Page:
Consider the following simple example. ABC Inc. is an applicable large employer that sponsors a minimum essential coverage plan that provides minimum value. Employee only coverage is offered at a price of $150.00 per month. The plan operates on a calendar year. Riley, a full-time employee, along with his spouse and dependents enroll in the plan offered by ABC Inc. for the 2022 plan year. However, Riley and his family abruptly end coverage on February 28, 2022. ABC Inc. has elected to use the form w-2 affordability safe harbor as the federal poverty line affordability safe harbor and the rate of pay affordability safe harbor will not work for a significant percentage of the company’s employees.

When coding lines 14, 15, and 16 of the Form 1095-C the months of January and February would be straight forward. Riley is enrolled in coverage and his spouse and dependents were also offered coverage. Therefore, code 1E would be appropriate for line 14. Line 15 would be completed with $150.00 and line 16 would be completed with code 2C. How the remaining 10 months should be coded is a little more troubling. Lines 14 and 15 would continue to be coded with code 1E and $150.00. However, line 16 could not be completed with the 2F code under a strict interpretation of the instructions because code 2C was entered on line 16 for one or more months.

Code 2A would not be appropriate because Riley was still an employee for ABC Inc. from March through December. Code 2B would not be appropriate because Riley is a full-time employee. Code 2C would not be appropriate because coverage was not accepted the months of March through December. Riley also would not be in a limited non-assessment period for the months. Therefore, code 2D would also not be appropriate. Code 2E is only appropriate for a multiemployer plan which is not applicable in this example. Finally, the example states the other two affordability safe harbor codes, 2G (federal poverty line affordability safe harbor) and 2H (rate of pay affordability safe harbor) were not adopted by the employer. Consequently, and unfortunately, using a strict reading of the instructions, ABC Inc. would be forced to leave line 16 blank.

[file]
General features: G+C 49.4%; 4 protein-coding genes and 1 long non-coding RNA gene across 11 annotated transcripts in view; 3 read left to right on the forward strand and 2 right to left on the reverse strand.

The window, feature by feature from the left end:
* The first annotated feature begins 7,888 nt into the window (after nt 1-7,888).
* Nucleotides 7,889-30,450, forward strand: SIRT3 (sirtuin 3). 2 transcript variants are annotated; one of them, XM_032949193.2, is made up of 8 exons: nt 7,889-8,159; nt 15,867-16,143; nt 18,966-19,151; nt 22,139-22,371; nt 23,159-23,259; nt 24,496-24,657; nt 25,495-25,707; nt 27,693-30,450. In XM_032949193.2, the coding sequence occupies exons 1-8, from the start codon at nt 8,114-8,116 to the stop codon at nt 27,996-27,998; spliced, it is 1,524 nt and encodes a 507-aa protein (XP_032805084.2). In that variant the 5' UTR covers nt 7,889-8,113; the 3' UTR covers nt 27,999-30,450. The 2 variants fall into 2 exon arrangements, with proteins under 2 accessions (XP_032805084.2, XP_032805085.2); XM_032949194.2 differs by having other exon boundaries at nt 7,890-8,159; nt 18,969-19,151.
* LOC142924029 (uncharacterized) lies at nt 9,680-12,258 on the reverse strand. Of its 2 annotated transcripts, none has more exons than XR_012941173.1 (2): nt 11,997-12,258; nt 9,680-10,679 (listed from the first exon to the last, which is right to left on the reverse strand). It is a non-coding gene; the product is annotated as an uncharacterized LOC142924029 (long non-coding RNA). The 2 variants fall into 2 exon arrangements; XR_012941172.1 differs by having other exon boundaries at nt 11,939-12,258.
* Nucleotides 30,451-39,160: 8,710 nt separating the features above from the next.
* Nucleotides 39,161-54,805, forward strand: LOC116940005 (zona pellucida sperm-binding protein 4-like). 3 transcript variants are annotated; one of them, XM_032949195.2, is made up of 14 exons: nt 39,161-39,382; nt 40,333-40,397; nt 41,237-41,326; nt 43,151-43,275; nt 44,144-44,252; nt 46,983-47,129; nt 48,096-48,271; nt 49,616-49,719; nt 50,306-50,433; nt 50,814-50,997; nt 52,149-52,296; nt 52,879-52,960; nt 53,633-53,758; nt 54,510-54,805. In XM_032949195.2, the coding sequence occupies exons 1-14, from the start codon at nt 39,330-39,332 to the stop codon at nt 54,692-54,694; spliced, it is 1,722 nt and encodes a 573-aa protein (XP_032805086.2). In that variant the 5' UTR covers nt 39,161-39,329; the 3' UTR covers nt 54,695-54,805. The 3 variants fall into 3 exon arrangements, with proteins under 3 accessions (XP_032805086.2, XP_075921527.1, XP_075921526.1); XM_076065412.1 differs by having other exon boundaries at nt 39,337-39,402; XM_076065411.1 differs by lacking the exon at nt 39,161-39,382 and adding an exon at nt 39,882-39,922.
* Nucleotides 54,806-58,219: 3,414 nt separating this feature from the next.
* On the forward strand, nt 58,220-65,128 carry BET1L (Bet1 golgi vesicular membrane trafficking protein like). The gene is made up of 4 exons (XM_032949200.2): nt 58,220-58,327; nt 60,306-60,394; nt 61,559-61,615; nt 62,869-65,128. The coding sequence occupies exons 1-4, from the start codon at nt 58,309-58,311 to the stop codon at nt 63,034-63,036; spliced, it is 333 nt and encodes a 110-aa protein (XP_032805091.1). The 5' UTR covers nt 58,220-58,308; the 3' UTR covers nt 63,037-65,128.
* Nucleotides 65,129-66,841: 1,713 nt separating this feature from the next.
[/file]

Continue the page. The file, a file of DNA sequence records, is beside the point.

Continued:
In this example Riley should not be able to go to the exchange and receive a premium tax credit as ABC’s offer of coverage should make Riley ineligible for a premium tax credit and he should not be eligible to enroll mid-year. However, as discussed briefly above, Exchanges are failing to accurately determine who is eligible to receive a premium tax credit and to provide employers with the required 1411 notices for all employees who are receiving a premium tax credit from the Exchange. The unnecessary restrictive language in the instructions is preventing employers from controlling the narrative regarding its employees. The situation has led employers to lose faith in the system and waste valuable resources in appealing unnecessary and incorrect IRS proposed penalties. Completely striking the restrictive language in the 2022 instructions would solve the problem.

The situation is more pervasive for non-calendar year plans. To illustrate why this is a problem for all non-calendar year plans consider the following more detailed example. ABC Inc. is an applicable large employer that sponsors a minimum essential coverage plan that provides minimum value. Employee only coverage is offered at a price of $150.00 per month. The plan operates on a non-calendar year and runs from July 1 through June 30. McGee, a full-time employee, along with his spouse and dependents enroll in the plan offered by ABC Inc. for the 2021 plan year which runs July 1, 2021 through June 30, 2022. However, for the 2022 plan year, July 1, 2022 through June 30, 2023, McGee declines coverage. ABC Inc. has elected to use the form w-2 affordability safe harbor as the federal poverty line affordability safe harbor.